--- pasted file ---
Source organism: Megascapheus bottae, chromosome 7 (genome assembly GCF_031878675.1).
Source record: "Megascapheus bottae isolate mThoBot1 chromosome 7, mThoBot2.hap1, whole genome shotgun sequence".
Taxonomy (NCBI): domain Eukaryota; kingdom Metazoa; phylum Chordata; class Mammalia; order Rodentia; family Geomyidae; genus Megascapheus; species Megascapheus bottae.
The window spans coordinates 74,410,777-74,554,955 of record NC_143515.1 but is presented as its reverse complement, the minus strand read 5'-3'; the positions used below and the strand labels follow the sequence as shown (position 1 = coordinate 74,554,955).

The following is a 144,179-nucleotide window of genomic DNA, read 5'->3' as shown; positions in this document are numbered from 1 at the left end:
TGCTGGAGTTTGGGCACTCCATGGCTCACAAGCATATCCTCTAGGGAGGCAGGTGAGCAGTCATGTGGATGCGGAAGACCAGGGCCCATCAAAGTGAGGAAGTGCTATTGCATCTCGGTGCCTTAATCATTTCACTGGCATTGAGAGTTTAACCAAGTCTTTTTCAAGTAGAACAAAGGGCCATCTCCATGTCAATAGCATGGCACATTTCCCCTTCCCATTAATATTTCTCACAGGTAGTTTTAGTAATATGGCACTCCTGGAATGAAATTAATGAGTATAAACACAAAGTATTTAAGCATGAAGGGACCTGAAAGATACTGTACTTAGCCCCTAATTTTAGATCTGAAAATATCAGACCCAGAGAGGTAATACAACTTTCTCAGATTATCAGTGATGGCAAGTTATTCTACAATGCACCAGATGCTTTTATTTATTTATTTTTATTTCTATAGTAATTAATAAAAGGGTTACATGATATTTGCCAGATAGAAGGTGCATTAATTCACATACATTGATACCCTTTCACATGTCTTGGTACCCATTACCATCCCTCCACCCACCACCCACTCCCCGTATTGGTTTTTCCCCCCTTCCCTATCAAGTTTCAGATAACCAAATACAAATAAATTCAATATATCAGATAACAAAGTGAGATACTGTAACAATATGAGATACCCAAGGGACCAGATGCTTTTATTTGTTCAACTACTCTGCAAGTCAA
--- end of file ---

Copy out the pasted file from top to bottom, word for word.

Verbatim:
Source organism: Megascapheus bottae, chromosome 7 (genome assembly GCF_031878675.1).
Source record: "Megascapheus bottae isolate mThoBot1 chromosome 7, mThoBot2.hap1, whole genome shotgun sequence".
Taxonomy (NCBI): domain Eukaryota; kingdom Metazoa; phylum Chordata; class Mammalia; order Rodentia; family Geomyidae; genus Megascapheus; species Megascapheus bottae.
The window spans coordinates 74,410,777-74,554,955 of record NC_143515.1 but is presented as its reverse complement, the minus strand read 5'-3'; the positions used below and the strand labels follow the sequence as shown (position 1 = coordinate 74,554,955).

The following is a 144,179-nucleotide window of genomic DNA, read 5'->3' as shown; positions in this document are numbered from 1 at the left end:
TGCTGGAGTTTGGGCACTCCATGGCTCACAAGCATATCCTCTAGGGAGGCAGGTGAGCAGTCATGTGGATGCGGAAGACCAGGGCCCATCAAAGTGAGGAAGTGCTATTGCATCTCGGTGCCTTAATCATTTCACTGGCATTGAGAGTTTAACCAAGTCTTTTTCAAGTAGAACAAAGGGCCATCTCCATGTCAATAGCATGGCACATTTCCCCTTCCCATTAATATTTCTCACAGGTAGTTTTAGTAATATGGCACTCCTGGAATGAAATTAATGAGTATAAACACAAAGTATTTAAGCATGAAGGGACCTGAAAGATACTGTACTTAGCCCCTAATTTTAGATCTGAAAATATCAGACCCAGAGAGGTAATACAACTTTCTCAGATTATCAGTGATGGCAAGTTATTCTACAATGCACCAGATGCTTTTATTTATTTATTTTTATTTCTATAGTAATTAATAAAAGGGTTACATGATATTTGCCAGATAGAAGGTGCATTAATTCACATACATTGATACCCTTTCACATGTCTTGGTACCCATTACCATCCCTCCACCCACCACCCACTCCCCGTATTGGTTTTTCCCCCCTTCCCTATCAAGTTTCAGATAACCAAATACAAATAAATTCAATATATCAGATAACAAAGTGAGATACTGTAACAATATGAGATACCCAAGGGACCAGATGCTTTTATTTGTTCAACTACTCTGCAAGTCAA